April 2012

Nihat PolatPresenter: Nihat Polat (with Terri Rodriguez), Education

Title: Equity for English Language Learners (ELLs) in Urban Contexts: A Study of Preservice Teachers' Experiences and Beliefs

Conference: American Educational Research Association Convention (AERA) Annual Convention, Vancouver, BA, April 13-17, 2012.

Abstract: There are increasing numbers of linguistically and culturally diverse K-12 students in classrooms with teachers whose backgrounds and life experiences differ from theirs. While the teaching force remains predominantly White and monolingual-in-English (NCDTF, 2004), the number of English language learners (ELLs) has increased over 200% in 16 states in the last decade (NCELA, 2011). A pressing ‘achievement debt' continues to accrue disproportionately to English language learners (ELLs) placed in classrooms with teachers whose backgrounds and life experiences differ from theirs. This study explores how preservice teachers draw from linguistic/cultural resources and beliefs about diversity and multiculturalism to craft equity-oriented pedagogies. It also provides pedagogical implications of the results of the study in improving current teacher preparation curricula for multi-culturally responsive teaching. Data were generated with six linguistically, racially, and ethnically diverse preservice teachers via individual life history interviews, beliefs surveys, journals, and focus group interviews. Results suggest several patterns between participants' accounts regarding (1) the ways they drew from their life experiences in constructing beliefs about linguistic and cultural diversity, (2) their beliefs about self-competencies, preparedness, and (3) professional responsibilities for the education of linguistically and culturally diverse learners, and (4) how these beliefs inform the crafting of professional identities and pedagogies.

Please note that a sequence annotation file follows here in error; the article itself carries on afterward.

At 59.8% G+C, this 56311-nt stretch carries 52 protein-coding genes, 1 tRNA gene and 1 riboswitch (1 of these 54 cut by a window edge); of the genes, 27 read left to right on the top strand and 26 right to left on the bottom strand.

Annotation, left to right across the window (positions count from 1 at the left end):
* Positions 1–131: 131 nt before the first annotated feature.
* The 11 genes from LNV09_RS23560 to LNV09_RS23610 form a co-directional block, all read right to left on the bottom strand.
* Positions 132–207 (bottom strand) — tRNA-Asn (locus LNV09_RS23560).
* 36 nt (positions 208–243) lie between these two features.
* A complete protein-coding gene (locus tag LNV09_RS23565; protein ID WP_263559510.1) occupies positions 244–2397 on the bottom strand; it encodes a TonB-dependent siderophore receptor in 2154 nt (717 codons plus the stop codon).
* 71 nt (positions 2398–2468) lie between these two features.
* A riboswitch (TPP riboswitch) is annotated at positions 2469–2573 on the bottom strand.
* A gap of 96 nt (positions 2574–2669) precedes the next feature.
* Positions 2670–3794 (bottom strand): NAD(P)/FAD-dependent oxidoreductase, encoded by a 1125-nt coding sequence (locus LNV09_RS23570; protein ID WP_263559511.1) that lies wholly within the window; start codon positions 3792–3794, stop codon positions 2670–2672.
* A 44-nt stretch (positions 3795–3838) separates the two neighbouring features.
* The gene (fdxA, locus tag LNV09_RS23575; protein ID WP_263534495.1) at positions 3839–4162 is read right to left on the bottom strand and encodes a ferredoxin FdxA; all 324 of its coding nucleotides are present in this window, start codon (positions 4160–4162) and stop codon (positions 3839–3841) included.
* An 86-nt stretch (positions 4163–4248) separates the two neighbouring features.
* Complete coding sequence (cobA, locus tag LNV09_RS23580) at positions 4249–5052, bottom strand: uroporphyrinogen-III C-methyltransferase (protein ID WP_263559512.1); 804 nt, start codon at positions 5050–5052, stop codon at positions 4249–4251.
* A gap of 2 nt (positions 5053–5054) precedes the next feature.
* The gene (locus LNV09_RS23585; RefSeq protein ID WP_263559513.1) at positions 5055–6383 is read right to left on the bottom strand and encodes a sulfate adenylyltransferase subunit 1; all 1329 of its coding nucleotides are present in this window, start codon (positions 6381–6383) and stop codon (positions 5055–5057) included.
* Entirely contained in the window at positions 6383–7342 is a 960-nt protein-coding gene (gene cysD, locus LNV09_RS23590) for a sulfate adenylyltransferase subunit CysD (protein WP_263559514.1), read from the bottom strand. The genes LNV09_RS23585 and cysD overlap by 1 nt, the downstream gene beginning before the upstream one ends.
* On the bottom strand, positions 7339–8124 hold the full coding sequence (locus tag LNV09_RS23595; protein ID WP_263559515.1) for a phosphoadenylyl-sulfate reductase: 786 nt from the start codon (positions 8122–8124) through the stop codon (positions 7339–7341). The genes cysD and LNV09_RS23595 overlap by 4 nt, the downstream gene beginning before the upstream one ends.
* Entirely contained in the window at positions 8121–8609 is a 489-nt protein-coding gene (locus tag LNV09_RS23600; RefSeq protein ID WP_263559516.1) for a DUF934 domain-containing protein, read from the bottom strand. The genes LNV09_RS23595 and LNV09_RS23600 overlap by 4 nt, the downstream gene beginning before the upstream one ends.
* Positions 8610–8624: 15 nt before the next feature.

April 2011

picture of Rick ZouchaPresenter: Dr. Rick Zoucha, School of Nursing

Title: Connecting the Philosophy and Values of a Professional Doctoral Program to that of a Global Perspective for Students

Conference: 2nd International Conference on Professional Doctorates